A.C. Aukerman Co. v. R.L. Chaides Const. Co.


Question(s) Presented

“The court has taken this case in banc to clarify and apply principles of laches and equitable estoppel which have been raised as defenses in this patent infringement suit.”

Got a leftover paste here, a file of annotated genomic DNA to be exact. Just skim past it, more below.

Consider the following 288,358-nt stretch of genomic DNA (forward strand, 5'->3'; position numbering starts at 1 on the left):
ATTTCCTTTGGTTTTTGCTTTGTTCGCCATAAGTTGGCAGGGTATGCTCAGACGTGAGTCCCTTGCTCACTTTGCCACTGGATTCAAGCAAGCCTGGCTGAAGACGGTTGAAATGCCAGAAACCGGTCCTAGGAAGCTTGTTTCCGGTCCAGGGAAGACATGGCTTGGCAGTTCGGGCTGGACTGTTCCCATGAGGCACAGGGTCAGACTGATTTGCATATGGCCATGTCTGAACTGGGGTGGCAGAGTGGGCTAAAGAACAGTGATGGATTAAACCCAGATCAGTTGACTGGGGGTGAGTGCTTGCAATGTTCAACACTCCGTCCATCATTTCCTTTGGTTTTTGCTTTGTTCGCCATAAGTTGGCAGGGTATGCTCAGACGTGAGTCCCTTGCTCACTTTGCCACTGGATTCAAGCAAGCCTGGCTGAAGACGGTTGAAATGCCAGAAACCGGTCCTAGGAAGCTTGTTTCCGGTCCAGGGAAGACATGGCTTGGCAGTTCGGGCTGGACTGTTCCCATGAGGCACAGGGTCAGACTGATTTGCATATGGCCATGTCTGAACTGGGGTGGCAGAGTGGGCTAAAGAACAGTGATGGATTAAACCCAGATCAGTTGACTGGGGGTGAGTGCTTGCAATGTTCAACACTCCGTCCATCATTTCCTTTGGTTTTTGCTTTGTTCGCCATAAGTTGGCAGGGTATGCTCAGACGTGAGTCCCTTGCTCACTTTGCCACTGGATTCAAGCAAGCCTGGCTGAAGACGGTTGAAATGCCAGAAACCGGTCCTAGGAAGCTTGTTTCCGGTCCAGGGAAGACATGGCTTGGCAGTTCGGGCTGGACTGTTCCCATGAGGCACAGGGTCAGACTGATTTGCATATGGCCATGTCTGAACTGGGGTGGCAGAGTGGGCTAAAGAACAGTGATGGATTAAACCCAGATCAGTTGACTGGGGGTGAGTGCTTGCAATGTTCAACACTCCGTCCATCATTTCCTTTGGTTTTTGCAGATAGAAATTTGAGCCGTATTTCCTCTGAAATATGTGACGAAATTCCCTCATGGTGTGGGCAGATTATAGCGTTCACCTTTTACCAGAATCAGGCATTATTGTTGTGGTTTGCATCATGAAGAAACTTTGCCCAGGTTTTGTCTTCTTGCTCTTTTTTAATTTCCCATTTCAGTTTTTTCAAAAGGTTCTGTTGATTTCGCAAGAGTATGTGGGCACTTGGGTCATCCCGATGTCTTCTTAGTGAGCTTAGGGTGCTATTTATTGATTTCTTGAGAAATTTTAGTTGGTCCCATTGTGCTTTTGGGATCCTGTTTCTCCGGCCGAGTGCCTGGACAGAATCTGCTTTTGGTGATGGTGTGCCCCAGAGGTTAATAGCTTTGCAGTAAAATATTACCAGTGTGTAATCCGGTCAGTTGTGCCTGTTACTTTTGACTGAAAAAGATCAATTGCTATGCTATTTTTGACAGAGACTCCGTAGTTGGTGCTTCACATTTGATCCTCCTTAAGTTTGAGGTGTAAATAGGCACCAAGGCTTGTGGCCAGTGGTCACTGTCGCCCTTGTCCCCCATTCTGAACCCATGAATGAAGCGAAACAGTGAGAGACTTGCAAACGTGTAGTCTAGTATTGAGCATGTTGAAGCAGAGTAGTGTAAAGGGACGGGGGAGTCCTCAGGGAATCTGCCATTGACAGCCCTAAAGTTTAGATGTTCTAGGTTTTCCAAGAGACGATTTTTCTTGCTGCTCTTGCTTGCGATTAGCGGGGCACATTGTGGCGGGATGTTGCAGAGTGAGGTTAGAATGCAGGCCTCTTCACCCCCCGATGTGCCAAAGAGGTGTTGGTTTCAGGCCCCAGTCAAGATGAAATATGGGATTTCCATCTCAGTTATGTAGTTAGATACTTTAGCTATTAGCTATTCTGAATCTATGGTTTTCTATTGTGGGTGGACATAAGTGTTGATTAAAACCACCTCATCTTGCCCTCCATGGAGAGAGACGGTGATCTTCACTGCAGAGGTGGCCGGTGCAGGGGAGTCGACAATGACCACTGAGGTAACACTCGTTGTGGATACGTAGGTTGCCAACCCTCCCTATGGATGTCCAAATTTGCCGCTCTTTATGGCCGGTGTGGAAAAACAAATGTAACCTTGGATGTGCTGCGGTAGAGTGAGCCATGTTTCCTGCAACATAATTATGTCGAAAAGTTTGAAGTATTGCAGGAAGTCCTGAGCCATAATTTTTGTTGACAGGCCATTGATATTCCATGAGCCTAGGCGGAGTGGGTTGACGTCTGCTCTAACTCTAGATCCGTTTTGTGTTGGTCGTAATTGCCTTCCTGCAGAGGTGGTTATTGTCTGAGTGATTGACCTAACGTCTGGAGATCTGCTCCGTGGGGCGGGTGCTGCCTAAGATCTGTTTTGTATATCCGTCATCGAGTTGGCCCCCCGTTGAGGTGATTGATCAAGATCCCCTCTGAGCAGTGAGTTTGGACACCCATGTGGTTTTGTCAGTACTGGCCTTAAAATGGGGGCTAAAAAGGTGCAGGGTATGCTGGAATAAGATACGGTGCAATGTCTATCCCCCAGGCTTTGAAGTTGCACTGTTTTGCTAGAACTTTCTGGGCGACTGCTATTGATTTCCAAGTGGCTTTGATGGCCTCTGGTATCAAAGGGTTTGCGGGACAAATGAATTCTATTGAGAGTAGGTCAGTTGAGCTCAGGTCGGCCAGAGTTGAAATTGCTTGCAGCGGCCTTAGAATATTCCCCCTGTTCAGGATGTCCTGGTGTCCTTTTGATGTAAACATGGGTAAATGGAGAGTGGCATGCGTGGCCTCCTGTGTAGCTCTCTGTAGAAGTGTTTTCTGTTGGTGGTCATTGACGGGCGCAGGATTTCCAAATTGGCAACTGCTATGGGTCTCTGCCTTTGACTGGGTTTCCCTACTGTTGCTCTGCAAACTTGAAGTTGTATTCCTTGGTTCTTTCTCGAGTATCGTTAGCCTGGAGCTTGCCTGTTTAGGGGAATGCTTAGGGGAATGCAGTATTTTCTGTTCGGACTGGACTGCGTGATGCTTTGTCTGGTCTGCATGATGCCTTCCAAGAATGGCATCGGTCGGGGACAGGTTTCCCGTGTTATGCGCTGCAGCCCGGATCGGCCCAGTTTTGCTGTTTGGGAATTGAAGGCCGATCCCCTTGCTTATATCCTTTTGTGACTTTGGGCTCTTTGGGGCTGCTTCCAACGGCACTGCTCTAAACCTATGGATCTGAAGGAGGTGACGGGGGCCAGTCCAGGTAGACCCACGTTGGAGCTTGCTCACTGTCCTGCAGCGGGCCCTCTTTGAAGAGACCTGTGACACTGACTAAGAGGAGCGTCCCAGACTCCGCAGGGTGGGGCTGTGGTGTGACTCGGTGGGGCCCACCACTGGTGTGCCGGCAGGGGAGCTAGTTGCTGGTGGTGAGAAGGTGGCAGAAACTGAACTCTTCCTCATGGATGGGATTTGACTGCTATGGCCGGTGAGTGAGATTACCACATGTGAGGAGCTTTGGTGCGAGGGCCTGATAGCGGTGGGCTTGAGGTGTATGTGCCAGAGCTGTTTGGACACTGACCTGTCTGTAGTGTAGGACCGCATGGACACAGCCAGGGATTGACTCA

“In summary . . . we hold with respect to laches: 1. Laches is cognizable under 35 U.S.C. § 282 (1988) as an equitable defense to a claim for patent infringement. 2. Where the defense of laches is established, the patentee’s claim for damages prior to suit may be barred. 3. Two elements underlie the defense of laches: (a) the patentee’s delay in bringing suit was unreasonable and inexcusable, and (b) the alleged infringer suffered material prejudice attributable to the delay. The district court should consider these factors and all of the evidence and other circumstances to determine whether equity should intercede to bar pre-filing damages. 4. A presumption of laches arises where a patentee delays bringing suit for more than six years after the date the patentee knew or should have known of the alleged infringer’s activity. 5. A presumption has the effect of shifting the burden of going forward with evidence, not the burden of persuasion. With respect to equitable estoppel against a patent infringement claim, we hold that: 1. Equitable estoppel is cognizable under 35 U.S.C. § 282 as an equitable defense to a claim for patent infringement. 2. Where an alleged infringer establishes the defense of equitable estoppel, the patentee’s claim may be entirely barred. Three elements must be established to bar a patentee’s suit by reason of equitable estoppel: a. The patentee, through misleading conduct, leads the alleged infringer to reasonably infer that the patentee does not intend to enforce its patent against the alleged infringer. Conduct may include specific statements, action, inaction, or silence where there was an obligation to speak. b. The alleged infringer relies on that conduct. c. Due to its reliance, the alleged infringer will be materially prejudiced if the patentee is allowed to proceed with its claim. 4. No presumption is applicable to the defense of equitable estoppel.”